Intentional Camera Motion and Mindful Photography

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Intentional Camera Motion and Mindful Photography

When I was in Key West recently, I had lots of fun playing around with intentional camera motion (ICM). Walking around Duval St., I simply centered myself, enjoyed strolling with my husband, and tried to open to the erratic energy and flow of Key West at night. Lots of people and bicycles and bright lights. It is very easy to create intentional camera motion images at night, and easy to create interesting compositions when there are lots of lights and people. Some of my inspiration comes from the night ICM street photography images of the noted photographers, Ernst Haas and Harry Callahan. By moving your camera as you press the shutter button, you are literally painting with light.

To create ICM images simply be sure your shutter speed is set to around 1/10. It helps to play around in each environmental setting where you find yourself and see what camera setting works best for the environmental setting. It's easy to get the camera settings right for slow shutter speed ICM at night. During the day it's more challenging because the light is so bright. With bright daylight, you can accomplish selecting a slow shutter speed by setting the aperture to f 22 or higher. And if that is not enough, then add a neutral density filter (I often use .9 in the bright FL light) to your lens, and you are good to go. If you have never used a neutral density filter, it's worth giving them a try. They are relatively inexpensive, and are also very useful for creating slow shutter speed images, on a tripod, creating those silky water effects, etc. With iPhones, you can download various slow shutter speed apps and create ICM images even with your phone.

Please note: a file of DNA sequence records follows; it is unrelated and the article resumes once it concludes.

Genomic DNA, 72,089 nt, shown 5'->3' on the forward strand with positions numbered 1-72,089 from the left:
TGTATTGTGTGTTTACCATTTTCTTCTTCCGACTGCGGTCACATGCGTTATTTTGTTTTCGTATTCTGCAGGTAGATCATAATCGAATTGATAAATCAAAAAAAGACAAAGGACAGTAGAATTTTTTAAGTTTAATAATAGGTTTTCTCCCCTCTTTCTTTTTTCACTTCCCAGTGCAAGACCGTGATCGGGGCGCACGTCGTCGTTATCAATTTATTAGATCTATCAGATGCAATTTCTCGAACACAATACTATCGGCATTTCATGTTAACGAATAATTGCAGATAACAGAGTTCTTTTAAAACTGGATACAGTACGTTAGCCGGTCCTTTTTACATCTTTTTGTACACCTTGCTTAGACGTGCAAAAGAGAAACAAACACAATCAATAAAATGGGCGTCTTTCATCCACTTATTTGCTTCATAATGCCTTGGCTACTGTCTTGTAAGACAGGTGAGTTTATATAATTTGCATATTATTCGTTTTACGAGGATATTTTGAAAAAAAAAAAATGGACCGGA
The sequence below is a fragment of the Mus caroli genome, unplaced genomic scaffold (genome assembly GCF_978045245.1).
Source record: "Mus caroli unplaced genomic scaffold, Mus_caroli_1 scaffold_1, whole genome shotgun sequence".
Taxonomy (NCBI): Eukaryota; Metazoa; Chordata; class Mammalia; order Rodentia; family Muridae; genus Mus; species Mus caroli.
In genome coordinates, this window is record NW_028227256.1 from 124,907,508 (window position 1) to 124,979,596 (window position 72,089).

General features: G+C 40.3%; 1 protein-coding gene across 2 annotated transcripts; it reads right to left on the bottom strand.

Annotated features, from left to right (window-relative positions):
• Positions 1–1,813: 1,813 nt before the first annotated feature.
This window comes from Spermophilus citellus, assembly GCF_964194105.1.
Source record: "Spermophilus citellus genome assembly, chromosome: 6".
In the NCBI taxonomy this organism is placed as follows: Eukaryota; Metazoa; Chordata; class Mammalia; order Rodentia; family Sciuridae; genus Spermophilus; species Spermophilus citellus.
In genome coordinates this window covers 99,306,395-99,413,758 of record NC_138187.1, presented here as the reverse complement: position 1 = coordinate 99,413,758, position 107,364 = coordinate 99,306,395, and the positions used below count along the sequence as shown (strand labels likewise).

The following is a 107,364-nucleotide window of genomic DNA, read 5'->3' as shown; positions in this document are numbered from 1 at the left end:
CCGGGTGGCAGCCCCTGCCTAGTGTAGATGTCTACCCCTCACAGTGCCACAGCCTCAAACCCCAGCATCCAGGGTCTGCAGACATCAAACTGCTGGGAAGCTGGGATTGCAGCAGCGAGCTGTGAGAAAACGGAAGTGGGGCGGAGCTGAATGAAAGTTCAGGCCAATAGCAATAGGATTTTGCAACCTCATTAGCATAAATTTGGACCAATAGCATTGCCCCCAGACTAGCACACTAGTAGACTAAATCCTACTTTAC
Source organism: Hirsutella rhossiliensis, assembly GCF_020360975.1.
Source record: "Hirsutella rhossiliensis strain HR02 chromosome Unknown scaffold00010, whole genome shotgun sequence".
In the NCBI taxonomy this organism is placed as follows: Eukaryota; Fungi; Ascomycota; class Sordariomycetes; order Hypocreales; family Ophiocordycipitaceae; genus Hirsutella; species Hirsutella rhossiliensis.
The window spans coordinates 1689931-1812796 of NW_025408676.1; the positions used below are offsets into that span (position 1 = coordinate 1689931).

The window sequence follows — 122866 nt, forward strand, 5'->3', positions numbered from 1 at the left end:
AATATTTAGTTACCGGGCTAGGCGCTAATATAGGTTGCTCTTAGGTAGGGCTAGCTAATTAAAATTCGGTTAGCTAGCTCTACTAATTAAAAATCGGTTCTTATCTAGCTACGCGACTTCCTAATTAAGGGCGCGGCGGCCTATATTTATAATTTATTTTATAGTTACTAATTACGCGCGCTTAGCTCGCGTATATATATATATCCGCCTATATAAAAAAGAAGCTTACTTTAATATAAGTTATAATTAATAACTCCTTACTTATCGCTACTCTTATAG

You can see more of my ICM images in my gallery, "Impressionistic and ICM".